After helping establish the physician wellness programs at The Ottawa Hospital and the University of Ottawa Faculty of Medicine’s Faculty Wellness Program, Dr. Caroline Gérin-Lajoie says joining the CMA as the vice-president of physician health and wellness is bringing her full circle.
Mid-way through her career as a clinical psychiatrist, Dr. Gérin-Lajoie took part in a CMA pilot project, a two-day physician wellness retreat. At the time, her psychiatry work revolved around cancer patients and helping establish the psychosocial oncology program at The Ottawa Hospital Cancer Program, as its first medical lead. But what she heard at that wellness retreat intrigued her. And she wanted to learn more.
Shortly after, Dr. Gérin-Lajoie approached senior executives at The Ottawa Hospital about doing more work on physician wellness. That planted the seed, and within a few years, The Ottawa Hospital tapped her to start a physician wellness committee, and later, to become its first medical director of physician health and wellness.
Dr. Gérin-Lajoie says it’s a field that’s changed a lot, even since she started in 2013.
“Physician wellness is now an issue that’s being talked about, and as a result, I think there’s more interest in resiliency, and learning resiliency skills,” said Dr. Gérin-Lajoie. It is also an area of increasing research, with evidence that physician wellness can have an impact on patient outcomes.
“I think the challenge now is to actually make changes in our working environments, including at the system level. The other challenge is to change our culture.”
Medical culture is something that runs deep for Dr. Gérin-Lajoie. Her mother and grandmother were both nurses, and her father and grandfather were physicians. As a six-year-old, she walked the rounds with her father at the hospital, a memory she says sparked her interest in medicine.
“It was probably my first glimpse into what medicine could be,” she explained.
Today, Dr. Gérin-Lajoie’s work on physician health has made her keenly aware how much has changed since her father practiced medicine.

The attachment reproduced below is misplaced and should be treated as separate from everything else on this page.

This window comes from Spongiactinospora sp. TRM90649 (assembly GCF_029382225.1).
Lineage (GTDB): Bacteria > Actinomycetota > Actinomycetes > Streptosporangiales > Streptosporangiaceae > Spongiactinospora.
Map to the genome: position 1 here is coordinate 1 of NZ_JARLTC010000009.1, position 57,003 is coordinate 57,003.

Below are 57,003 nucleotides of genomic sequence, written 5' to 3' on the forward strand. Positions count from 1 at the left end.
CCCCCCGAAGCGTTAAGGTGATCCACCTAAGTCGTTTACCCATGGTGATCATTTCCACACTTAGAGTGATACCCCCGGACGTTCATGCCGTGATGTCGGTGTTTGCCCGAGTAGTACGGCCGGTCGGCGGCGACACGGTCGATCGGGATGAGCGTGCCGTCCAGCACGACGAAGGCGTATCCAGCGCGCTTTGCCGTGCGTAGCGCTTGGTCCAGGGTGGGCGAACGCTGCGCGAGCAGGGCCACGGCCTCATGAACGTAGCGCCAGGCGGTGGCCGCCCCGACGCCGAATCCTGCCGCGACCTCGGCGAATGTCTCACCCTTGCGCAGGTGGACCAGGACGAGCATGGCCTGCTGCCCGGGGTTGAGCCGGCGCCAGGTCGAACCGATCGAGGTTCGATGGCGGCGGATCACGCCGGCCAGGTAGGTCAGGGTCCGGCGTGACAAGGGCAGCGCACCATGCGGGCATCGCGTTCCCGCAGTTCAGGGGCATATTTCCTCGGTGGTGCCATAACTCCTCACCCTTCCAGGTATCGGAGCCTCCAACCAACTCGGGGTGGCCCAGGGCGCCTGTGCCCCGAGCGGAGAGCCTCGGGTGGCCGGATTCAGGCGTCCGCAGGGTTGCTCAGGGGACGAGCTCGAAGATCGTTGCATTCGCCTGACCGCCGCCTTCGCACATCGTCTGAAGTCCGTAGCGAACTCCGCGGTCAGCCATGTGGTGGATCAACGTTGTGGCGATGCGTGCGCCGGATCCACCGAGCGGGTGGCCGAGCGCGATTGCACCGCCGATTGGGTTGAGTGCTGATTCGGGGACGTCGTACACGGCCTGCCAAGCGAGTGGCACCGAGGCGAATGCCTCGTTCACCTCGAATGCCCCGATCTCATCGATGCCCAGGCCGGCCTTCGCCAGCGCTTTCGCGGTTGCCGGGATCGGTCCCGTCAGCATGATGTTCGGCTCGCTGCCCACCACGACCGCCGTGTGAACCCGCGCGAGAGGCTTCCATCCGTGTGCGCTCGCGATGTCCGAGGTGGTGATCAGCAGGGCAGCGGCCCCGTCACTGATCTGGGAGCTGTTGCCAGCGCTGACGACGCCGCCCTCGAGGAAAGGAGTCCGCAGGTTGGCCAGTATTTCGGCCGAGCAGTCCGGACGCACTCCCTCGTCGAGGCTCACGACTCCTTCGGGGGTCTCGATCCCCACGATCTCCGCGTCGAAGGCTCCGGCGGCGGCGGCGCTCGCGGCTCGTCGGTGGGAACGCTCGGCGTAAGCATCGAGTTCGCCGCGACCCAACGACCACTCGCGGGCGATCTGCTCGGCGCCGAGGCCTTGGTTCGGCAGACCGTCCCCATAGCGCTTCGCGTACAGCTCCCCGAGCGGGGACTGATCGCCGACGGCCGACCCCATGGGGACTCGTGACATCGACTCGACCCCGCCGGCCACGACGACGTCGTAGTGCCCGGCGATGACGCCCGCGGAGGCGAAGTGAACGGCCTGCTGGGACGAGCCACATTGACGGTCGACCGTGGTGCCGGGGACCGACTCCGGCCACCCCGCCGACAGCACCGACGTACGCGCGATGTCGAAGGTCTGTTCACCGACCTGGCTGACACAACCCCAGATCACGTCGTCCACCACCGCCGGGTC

“Our health care environments today are some of the most complex environments that exist; they don’t change in linear or predictable ways, they are impacted by politics, economics, social values,” she explained.
“I think physicians are very aware on a day-to-day basis that our health care environment is highly stressful. There are budget cuts and higher volumes of patients and higher complexity of care. Technology is a big piece as well, because it’s changing the nature of the work we do. Physicians have always experienced stress, but these changes have brought us to a point where we need to address wellness and burnout much more directly.”
While leading the physician wellness initiatives at The Ottawa Hospital, Dr. Gérin-Lajoie worked closely with Dr. Kerri Ritchie, a clinical and health psychologist, to develop resiliency materials, receiving a grant from the Mach-Gaensslen Foundation to pilot a resiliency course for physicians, residents and fellows. She says it was through this work she learned there is no “cookie-cutter recipe for success” when it comes to tackling physician wellness; this is the philosophy she plans to bring to her new role at the CMA.
“I don’t think any one person knows the answers, and that’s why we need to engage all the members to join the conversation and start finding solutions to these issues.”
Dr. Caroline Gérin-Lajoie will join the CMA in January 2019 as the new Vice-president of Physician Health and Wellness.